The Magnificat, in Luke 1:46–55, is spoken by Mary and is one of the 8 most ancient Christian hymns and perhaps the earliest Marian hymn. The Benedictus, in Luke 1:68–79, is spoken by Zechariah, while the Nunc dimittis, in Luke 2:29–32 is spoken by Simeon. The traditional Gloria in Excelsis is longer than the opening line presented in Luke 2:14, and is often called the "Song of the Angels" given that it was uttered by the angels in the Annunciation to the Shepherds.
The three canticles Benedictus, Nuc Dimittis and the Magnificat, if not originating with Luke himself, may have their roots in the earliest Christian liturgical services in Jerusalem, but their exact origins remain unknown.
The earliest artistic depictions of Nativity of Jesus were in the catacombs and on sarcophagi in Rome. As Gentile visitors, the Magi were popular in these scenes, representing the significance of the arrival of the Messiah to all peoples. The ox and ass were also taken to symbolize the Jews and the Gentiles, and have remained a constant since the earliest depictions. Mary was soon seated on a throne as the Magi visited.
Depictions of the Nativity soon became a normal component of cycles in art illustrating both the Life of Christ and the Life of the Virgin. Nativity images also carry the message of redemption: God's unification with matter forms the mystery of the Incarnation, a turning point in the Christian perspective on Salvation.
In the Eastern Church icons of Nativity often correspond to specific hymns to Mary, e.g. to the Kontakion: "The Virgin today bringeth forth the Transubstantial, and the eart offereth a cave to the Unapproachable...." In many Eastern icons of Nativity (often accompanied by matching hymnody) two basic elements are emphasized. First the event portrays the mystery of incarnation as a foundation for the Christian faith, and the combined nature of Christ as Divine and human. Secondly, it relates the event to the natural life of the world, and its consequences for humanity.
Hymns, music and performances
Like 1st century Jews, early Christians rejected the use of musical instruments in religious ceremonies and instead relied on chants and plainsong leading to the use of the term a cappella (in the chapel) for these chants.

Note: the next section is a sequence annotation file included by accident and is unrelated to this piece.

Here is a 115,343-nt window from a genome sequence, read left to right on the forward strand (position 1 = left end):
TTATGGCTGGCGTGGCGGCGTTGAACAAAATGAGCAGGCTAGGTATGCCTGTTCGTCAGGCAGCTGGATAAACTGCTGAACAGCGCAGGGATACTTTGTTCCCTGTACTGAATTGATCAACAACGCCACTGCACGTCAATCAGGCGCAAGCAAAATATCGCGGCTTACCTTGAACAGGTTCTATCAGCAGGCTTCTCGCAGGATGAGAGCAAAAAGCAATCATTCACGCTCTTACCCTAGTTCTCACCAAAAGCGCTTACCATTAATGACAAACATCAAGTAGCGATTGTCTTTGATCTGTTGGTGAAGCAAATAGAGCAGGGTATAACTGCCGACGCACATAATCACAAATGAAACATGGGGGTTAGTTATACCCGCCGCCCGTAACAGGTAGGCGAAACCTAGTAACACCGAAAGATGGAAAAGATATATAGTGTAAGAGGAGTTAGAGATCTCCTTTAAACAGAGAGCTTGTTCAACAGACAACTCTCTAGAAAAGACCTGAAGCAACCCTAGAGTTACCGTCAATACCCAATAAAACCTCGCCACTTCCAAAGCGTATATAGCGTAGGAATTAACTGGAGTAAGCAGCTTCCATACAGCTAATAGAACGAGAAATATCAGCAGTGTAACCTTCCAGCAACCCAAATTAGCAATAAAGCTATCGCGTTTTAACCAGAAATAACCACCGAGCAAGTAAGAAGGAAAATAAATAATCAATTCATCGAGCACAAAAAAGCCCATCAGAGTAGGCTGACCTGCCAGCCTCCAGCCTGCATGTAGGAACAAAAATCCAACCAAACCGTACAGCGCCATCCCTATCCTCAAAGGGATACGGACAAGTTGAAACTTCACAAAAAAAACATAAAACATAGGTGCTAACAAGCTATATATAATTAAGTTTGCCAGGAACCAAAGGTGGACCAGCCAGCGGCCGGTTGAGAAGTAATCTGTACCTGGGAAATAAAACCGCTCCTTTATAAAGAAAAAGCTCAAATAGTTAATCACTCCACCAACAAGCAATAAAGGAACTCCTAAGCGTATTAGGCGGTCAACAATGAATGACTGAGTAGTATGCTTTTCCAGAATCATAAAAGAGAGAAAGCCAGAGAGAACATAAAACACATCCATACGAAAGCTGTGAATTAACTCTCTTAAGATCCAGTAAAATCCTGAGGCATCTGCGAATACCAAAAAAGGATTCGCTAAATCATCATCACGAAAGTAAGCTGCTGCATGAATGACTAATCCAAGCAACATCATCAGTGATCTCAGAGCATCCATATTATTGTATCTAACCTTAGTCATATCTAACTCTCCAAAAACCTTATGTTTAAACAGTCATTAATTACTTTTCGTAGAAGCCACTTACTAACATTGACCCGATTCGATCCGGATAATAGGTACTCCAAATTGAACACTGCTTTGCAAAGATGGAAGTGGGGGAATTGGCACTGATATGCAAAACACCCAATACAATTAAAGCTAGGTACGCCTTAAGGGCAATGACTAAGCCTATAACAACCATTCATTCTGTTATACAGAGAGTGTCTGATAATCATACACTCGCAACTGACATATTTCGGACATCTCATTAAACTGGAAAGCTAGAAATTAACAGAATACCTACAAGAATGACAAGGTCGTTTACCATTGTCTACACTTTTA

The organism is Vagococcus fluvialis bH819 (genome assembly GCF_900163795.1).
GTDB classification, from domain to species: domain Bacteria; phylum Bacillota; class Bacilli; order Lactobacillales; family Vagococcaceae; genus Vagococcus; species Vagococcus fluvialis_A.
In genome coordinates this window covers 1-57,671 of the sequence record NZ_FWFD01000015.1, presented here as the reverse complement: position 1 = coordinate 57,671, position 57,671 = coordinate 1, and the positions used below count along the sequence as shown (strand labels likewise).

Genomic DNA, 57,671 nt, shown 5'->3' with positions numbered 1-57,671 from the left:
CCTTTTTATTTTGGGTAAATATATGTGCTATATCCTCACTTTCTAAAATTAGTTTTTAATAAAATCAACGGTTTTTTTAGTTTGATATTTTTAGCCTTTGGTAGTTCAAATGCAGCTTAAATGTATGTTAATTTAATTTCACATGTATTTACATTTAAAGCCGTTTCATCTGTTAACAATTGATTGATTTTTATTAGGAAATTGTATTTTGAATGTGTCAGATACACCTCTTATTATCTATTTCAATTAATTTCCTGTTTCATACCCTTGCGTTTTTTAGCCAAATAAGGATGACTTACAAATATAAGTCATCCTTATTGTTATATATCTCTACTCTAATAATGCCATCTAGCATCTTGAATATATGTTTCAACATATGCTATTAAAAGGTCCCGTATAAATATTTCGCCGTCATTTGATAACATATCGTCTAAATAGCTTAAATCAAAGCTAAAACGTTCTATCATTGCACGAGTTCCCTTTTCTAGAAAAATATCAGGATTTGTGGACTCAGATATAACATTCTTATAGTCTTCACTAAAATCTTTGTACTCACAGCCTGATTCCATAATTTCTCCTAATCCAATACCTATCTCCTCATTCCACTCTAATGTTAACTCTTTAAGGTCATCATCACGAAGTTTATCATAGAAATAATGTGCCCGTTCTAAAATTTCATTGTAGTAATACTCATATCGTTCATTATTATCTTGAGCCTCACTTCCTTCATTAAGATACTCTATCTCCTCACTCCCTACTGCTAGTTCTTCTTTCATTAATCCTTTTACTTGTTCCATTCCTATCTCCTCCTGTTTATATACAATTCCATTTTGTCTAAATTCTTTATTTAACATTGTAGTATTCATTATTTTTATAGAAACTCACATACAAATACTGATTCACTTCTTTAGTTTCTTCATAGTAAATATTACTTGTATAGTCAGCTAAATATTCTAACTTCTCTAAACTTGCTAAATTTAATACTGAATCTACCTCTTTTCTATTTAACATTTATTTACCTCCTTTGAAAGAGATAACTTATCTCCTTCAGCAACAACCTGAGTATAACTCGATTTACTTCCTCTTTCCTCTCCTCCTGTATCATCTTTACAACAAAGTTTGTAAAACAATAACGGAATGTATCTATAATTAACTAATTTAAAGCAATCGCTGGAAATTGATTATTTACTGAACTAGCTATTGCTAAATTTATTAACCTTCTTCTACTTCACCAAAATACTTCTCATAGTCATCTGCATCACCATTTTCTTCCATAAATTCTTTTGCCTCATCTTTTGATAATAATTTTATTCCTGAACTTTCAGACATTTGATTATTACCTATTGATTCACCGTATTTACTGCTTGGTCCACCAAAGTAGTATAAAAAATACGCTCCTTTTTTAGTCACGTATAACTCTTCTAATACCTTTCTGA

One of the earliest Nativity hymns was Veni redemptor gentium composed by Saint Ambrose in Milan in the 4th century. By the beginning of the 5th century, the Spanish poet Prudentius had written "From the Heart of the Father" where the ninth stanza focused on the Nativity and portrayed Jesus as the creator of the universe. In the 5th century the Gallic poet Sedulius composed "From the lands that see the Sun arise" in which the humility of the birth of Jesus was portrayed. The Magnificat, one of the 8 most ancient Christian hymns and perhaps the earliest Marian hymn is based on the Annunciation.
Saint Romanus the Melodist had a dream of the Virgin Mary the night before the feast of the Nativity, and when he woke up the next morning, composed his first hymn "On the Nativity" and continued composing hymns (perhaps several hundred) to the end of his life. Re-enactments of Nativity which are now called Nativity plays were part of the troparion hymns in the liturgy of Byzantine Rite Churches, from St. Sophronius in the 7th century. By the 13th century, the Franciscans had encouraged a strong tradition of popular Christmas songs in the native languages. Christmas carols in English first appear in a 1426 work of John Awdlay, a Shropshire chaplain, who lists twenty-five "caroles of Cristemas".
The largest body of musical works about Christ in which he does not speak are about the Nativity. A large body of liturgical music, as well as a great deal of para-liturgical texts, Carols and folk music exist about the Nativity of Jesus. The Christmas Carols have come to be viewed as a cultural-signature of the Nativity of Jesus.
Most musical Nativity narrations are not biblical and did not come about until church music assimilated opera in the 17th century. But thereafter there was a torrent of new music, e.g. Heinrich Schutz's 1660 The Christmas Story and Bach's Christmas Oratorio in the 18th century. And Lisz's Christus, etc. John Milton's classic 1629 poem Ode on the Morning of Christ's Nativity was used by John McEwan in 1901.
Many historical scholars maintain the traditional view that the two accounts are historically accurate and do not contradict each other, pointing to the similarities between the two accounts, such as the birthplace of Bethlehem and the virgin birth. George Kilpatrick and, separately, Michael Patella state that a comparison of the nativity accounts of Luke and Matthew show common elements in terms of the virgin birth, the birth at Bethlehem, and the upbringing at Nazareth, and that although there are differences in the accounts of the nativity in Luke and Matthew, a general narrative may be constructed by combining the two.
Neither Luke nor Matthew claims their birth narratives are based on direct testimony. James Hastings and, separately, Thomas Neufeld have expressed the view that the circumstances of Jesus' birth were deliberately kept restricted to a small group of early Christians, and were kept as a secret for many years after his death, thus explaining the variations in the accounts in Luke and Matthew.
Daniel J. Harrington expresses the view that due to the scarcity of ancient records, a number of issues regarding the historicity of some nativity episodes can never be fully determined, and that the more important task is deciding what the nativity narratives meant to the early Christian communities.